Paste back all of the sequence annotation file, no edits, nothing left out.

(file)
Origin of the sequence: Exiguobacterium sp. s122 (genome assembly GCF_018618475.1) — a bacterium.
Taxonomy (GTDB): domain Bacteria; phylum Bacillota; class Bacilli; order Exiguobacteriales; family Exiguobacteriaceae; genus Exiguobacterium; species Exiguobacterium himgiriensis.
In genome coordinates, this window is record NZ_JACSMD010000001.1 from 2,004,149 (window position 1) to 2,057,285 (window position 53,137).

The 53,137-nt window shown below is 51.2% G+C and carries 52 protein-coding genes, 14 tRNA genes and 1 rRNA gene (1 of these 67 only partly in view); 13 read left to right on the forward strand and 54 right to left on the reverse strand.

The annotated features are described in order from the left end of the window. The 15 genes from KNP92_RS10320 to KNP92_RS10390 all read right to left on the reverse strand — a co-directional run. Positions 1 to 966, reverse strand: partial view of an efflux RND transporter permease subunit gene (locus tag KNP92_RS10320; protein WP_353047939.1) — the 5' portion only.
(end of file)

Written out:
Origin of the sequence: Exiguobacterium sp. s122 (genome assembly GCF_018618475.1) — a bacterium.
Taxonomy (GTDB): domain Bacteria; phylum Bacillota; class Bacilli; order Exiguobacteriales; family Exiguobacteriaceae; genus Exiguobacterium; species Exiguobacterium himgiriensis.
In genome coordinates, this window is record NZ_JACSMD010000001.1 from 2,004,149 (window position 1) to 2,057,285 (window position 53,137).

The 53,137-nt window shown below is 51.2% G+C and carries 52 protein-coding genes, 14 tRNA genes and 1 rRNA gene (1 of these 67 only partly in view); 13 read left to right on the forward strand and 54 right to left on the reverse strand.

The annotated features are described in order from the left end of the window. The 15 genes from KNP92_RS10320 to KNP92_RS10390 all read right to left on the reverse strand — a co-directional run. Positions 1 to 966, reverse strand: partial view of an efflux RND transporter permease subunit gene (locus tag KNP92_RS10320; protein WP_353047939.1) — the 5' portion only.